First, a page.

October 2015 | Banbury Museum

October 2015

Banbury’s Victorian Boat People

Those of you who came to Jon Healey’s terrific talk last week about the poor and the relief of poverty in the 17th century, and who also watched Who do you think you are? , with the BBC’s Frank Gardner, will have been amused to see Jon Healey popping up again to tell the story of a 16th century antecedent of Frank’s called Stanhope.

(This particular episode really did go a long way back:  Frank Gardner’s mother had always said ‘of course we came over with the Conqueror’, and not only did his umpteenth great-grandfather come over with the Normans, Frank was descended from William the Conqueror himself, and this was attested by the College of Arms.)

With our next lecture we move forward in time and are very pleased that Barrie Trinder, our own Vice-President, former Chairman and editor of Cake & Cockhorse, is going to tell us about Banbury’s Victorian Boatpeople.  He has done some new research on the boatpeople who lived and worked on the Oxford Canal and its connecting waterways during the reign of Queen Victoria. Though for a while the town of Banbury turned its back on the canal, covering over the canal basin with a bus station in the early 1960s and knocking down Herbert Tooley’s house to do so, so that he lived the rest of his life in a caravan in his yard, the canal had been very important to Banbury, bringing coal down from the Warwickhire coalfield at a time of fuel shortage. The Oxford canal is now full of leisure boaters who bring a good deal of trade to the town and also some entertainment for the ‘gongoozlers’ who watch them going by and working the lock.

I don’t think that I need to tell you much about Barrie except that his Victorian Banbury, published in 1982, is excellent and tells you everything you might want to know about the town during that period, and if you haven’t already got his magisterial work on the Industrial Revolution (Britain’s Industrial Revolution: the making of a manufacturing people’) you should have, and there will be an opportunity no doubt at the Book Sale which will take place before and after the December lecture.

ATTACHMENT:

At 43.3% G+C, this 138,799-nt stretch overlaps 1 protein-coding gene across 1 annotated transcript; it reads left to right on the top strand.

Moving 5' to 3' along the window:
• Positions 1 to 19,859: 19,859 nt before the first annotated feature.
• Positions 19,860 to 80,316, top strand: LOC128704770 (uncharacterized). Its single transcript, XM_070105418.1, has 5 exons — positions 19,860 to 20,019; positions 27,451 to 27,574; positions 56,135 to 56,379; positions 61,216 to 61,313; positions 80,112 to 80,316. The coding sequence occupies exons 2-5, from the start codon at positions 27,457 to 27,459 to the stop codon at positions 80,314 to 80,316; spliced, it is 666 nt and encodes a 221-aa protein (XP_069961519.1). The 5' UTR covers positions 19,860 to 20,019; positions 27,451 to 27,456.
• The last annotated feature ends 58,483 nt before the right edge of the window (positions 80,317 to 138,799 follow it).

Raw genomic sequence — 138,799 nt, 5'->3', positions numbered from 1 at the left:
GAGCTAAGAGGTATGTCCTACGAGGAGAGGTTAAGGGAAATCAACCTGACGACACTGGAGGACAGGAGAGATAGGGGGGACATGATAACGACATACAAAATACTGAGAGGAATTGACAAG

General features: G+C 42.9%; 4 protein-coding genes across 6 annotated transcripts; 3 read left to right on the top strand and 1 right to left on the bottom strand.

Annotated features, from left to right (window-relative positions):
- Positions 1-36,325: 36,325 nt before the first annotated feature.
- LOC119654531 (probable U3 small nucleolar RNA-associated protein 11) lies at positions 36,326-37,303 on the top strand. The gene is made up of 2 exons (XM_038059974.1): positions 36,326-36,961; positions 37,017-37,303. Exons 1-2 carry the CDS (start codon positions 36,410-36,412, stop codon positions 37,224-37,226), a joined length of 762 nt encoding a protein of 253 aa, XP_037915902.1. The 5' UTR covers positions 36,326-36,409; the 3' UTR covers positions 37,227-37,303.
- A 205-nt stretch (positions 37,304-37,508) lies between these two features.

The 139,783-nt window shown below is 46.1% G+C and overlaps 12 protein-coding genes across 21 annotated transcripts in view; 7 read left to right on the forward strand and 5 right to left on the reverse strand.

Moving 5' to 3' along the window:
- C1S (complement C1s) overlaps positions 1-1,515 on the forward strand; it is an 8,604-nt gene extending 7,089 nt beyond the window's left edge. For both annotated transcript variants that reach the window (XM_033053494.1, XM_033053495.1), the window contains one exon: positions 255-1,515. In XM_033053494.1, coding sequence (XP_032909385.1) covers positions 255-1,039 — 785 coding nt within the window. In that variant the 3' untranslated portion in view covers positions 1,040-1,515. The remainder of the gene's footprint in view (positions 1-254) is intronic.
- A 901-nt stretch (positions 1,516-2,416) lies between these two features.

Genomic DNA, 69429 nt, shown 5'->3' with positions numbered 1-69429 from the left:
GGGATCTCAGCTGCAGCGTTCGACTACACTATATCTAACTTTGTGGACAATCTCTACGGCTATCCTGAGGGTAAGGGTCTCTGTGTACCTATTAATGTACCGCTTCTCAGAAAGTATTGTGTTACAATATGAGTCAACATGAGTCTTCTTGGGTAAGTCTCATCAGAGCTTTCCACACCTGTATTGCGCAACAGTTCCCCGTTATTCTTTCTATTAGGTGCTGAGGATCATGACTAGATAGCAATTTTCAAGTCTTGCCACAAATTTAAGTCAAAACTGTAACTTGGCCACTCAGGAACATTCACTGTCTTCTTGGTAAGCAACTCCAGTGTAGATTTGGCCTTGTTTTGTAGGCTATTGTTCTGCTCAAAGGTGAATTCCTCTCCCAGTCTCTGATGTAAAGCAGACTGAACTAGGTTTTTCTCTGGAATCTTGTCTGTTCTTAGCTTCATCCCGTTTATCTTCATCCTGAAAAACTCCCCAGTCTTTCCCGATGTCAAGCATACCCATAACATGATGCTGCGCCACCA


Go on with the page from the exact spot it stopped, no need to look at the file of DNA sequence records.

I am attaching the poster or flyer for this lecture: we send these out to members who have kindly said that they will display them in their locality, but it occurred to me that the rest of you might like to see them and possibly some of you might be able to put them somewhere useful – a village notice-board, shop window, post office?

We are still commemorating a hundred years since the first World War, and on November 12th we shall have Dr. Kate Tiller talking about The Great War at Home, looking at the impact of the war on life in England. This will be preceded at 7 pm by a short film made by the Museum all about Banbury’s very own Munitions Factory, so I hope you will all make a note in your diaries to get there early for that, as it is well worth watching.

The programme for the Oxfordshire Local History Association’s Study Day on the local canals, which will be taking place in Banbury Town Hall on 14th November, is now fully formed and available on their website. It looks like an excellent day and worth supporting. Find all the information here and also the booking form.

Your committee is still hoping that there may be someone amongst our more local members who might like to help with some tasks that require computer and/or desktop publication skills. Do let me know if you would like to help the society in that way.  

With best wishes

Deborah Hayter